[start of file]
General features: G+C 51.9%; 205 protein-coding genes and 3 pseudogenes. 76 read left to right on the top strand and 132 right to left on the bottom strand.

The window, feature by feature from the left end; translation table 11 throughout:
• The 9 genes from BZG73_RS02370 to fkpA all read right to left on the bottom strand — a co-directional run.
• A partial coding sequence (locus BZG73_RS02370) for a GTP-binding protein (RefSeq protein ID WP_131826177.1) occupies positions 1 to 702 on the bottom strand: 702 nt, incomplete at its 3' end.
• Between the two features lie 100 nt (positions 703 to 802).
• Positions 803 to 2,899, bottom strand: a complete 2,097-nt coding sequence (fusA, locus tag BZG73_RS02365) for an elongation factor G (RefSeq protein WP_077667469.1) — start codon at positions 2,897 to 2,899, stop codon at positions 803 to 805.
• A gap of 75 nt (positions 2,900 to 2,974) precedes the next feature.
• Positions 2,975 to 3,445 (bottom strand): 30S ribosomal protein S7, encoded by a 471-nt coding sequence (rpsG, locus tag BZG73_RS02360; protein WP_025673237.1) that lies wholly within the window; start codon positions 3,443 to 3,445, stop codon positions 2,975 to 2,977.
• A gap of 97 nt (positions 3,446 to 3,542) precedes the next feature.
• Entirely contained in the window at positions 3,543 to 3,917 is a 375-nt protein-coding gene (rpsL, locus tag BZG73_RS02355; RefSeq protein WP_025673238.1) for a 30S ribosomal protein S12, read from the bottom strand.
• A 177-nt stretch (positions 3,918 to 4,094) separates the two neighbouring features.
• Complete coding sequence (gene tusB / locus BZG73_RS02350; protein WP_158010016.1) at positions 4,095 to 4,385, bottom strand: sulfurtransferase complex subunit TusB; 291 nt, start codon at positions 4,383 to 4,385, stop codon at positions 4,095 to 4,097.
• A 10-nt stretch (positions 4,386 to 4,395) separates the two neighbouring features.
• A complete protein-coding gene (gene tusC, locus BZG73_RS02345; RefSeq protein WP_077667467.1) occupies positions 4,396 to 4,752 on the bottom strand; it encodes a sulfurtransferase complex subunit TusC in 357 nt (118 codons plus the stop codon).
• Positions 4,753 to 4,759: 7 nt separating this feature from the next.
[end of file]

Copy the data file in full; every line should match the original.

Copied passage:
General features: G+C 51.9%; 205 protein-coding genes and 3 pseudogenes. 76 read left to right on the top strand and 132 right to left on the bottom strand.

The window, feature by feature from the left end; translation table 11 throughout:
• The 9 genes from BZG73_RS02370 to fkpA all read right to left on the bottom strand — a co-directional run.
• A partial coding sequence (locus BZG73_RS02370) for a GTP-binding protein (RefSeq protein ID WP_131826177.1) occupies positions 1 to 702 on the bottom strand: 702 nt, incomplete at its 3' end.
• Between the two features lie 100 nt (positions 703 to 802).
• Positions 803 to 2,899, bottom strand: a complete 2,097-nt coding sequence (fusA, locus tag BZG73_RS02365) for an elongation factor G (RefSeq protein WP_077667469.1) — start codon at positions 2,897 to 2,899, stop codon at positions 803 to 805.
• A gap of 75 nt (positions 2,900 to 2,974) precedes the next feature.
• Positions 2,975 to 3,445 (bottom strand): 30S ribosomal protein S7, encoded by a 471-nt coding sequence (rpsG, locus tag BZG73_RS02360; protein WP_025673237.1) that lies wholly within the window; start codon positions 3,443 to 3,445, stop codon positions 2,975 to 2,977.
• A gap of 97 nt (positions 3,446 to 3,542) precedes the next feature.
• Entirely contained in the window at positions 3,543 to 3,917 is a 375-nt protein-coding gene (rpsL, locus tag BZG73_RS02355; RefSeq protein WP_025673238.1) for a 30S ribosomal protein S12, read from the bottom strand.
• A 177-nt stretch (positions 3,918 to 4,094) separates the two neighbouring features.
• Complete coding sequence (gene tusB / locus BZG73_RS02350; protein WP_158010016.1) at positions 4,095 to 4,385, bottom strand: sulfurtransferase complex subunit TusB; 291 nt, start codon at positions 4,383 to 4,385, stop codon at positions 4,095 to 4,097.
• A 10-nt stretch (positions 4,386 to 4,395) separates the two neighbouring features.
• A complete protein-coding gene (gene tusC, locus BZG73_RS02345; RefSeq protein WP_077667467.1) occupies positions 4,396 to 4,752 on the bottom strand; it encodes a sulfurtransferase complex subunit TusC in 357 nt (118 codons plus the stop codon).
• Positions 4,753 to 4,759: 7 nt separating this feature from the next.